• Hannah Florence is a student at Samford University, where she studies economics, political science, and data analytics. She is currently a Young Scholar for the American Enterprise Institute’s Initiative on Faith and Public Life. After graduation, she hopes to continue her public policy research as she begins a career in Washington, D.C.

When will computers accurately predict elections?

Why can computers beat humans at chess but not predict election outcomes with great precision? Experts in 2020 mostly forecasted that Biden would win by a large enough margin to avoid the kind of quibbling and recounts we are now seeing. I don’t write this as a criticism of the high-profile clever Nate Silver, or any other forecaster. I’m thinking through it as a data scientist.

First, consider a successful application of modern data mining. How did AlphaZero “learn” to play chess? It generated millions of hypothetical games and decided to use the strategies that looked successful ex-post. AlphaZero has excellent data and lots of it.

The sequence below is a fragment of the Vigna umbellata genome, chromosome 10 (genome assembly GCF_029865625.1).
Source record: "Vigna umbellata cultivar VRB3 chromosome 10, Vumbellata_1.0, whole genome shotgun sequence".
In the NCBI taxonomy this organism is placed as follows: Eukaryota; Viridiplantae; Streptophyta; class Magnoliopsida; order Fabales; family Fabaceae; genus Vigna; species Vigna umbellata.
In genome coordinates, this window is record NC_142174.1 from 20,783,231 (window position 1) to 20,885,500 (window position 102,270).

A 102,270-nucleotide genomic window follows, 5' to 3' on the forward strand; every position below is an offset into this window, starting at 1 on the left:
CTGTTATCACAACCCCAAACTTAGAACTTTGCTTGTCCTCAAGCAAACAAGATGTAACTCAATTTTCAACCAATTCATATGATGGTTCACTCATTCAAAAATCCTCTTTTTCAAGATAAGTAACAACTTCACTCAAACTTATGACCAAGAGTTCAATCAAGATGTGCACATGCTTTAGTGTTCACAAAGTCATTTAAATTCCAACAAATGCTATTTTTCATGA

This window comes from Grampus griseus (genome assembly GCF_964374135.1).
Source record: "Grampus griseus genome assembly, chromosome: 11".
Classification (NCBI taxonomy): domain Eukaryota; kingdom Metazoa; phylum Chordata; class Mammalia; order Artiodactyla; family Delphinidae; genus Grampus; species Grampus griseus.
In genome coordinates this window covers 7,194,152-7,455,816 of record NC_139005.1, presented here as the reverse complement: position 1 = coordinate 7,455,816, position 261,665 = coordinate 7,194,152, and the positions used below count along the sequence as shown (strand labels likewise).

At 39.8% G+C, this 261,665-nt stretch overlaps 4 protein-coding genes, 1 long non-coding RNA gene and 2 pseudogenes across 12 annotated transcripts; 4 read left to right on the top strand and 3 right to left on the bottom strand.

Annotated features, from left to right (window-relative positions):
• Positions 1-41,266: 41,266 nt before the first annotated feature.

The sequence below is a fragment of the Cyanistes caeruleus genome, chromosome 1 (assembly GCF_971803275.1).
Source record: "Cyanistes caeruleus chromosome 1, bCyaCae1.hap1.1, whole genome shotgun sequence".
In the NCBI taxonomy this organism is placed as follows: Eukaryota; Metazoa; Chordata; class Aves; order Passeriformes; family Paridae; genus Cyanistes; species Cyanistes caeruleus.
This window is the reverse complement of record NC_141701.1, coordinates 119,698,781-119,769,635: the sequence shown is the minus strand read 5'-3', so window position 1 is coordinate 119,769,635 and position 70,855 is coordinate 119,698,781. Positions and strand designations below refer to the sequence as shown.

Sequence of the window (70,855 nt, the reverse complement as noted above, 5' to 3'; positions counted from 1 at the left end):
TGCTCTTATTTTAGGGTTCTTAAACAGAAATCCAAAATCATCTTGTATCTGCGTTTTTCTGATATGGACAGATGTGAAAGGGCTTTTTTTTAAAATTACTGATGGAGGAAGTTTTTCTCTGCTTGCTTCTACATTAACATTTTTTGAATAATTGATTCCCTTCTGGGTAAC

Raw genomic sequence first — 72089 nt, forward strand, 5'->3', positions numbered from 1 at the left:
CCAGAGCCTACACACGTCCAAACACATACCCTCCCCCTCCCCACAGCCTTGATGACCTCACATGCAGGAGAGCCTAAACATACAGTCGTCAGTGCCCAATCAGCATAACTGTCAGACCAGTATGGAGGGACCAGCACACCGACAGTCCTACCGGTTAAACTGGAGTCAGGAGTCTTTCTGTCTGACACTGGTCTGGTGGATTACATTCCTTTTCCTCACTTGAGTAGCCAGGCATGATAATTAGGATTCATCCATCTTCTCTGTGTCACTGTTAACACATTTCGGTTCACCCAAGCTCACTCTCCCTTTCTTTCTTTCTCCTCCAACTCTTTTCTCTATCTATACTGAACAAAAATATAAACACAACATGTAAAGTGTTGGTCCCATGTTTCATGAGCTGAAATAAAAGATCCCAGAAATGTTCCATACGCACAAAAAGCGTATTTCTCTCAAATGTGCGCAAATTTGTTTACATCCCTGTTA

If we think about actual election outcomes, there aren’t enough observations to expect accurate forecasts. If each presidential election is one observation, then there have only been about 50 since the founding hundreds of years ago. No data scientist would want to work with 50 data points.

You can’t say “in the years when ‘defund the police!’ was associated with Democrats, the GOP presidential candidate gained among married women”. There has only ever been one presidential election when that occurred. Judging by what I have been observing of the DNC post-mortem on Twitter in the past week, that might not happen again. See this tweet for example: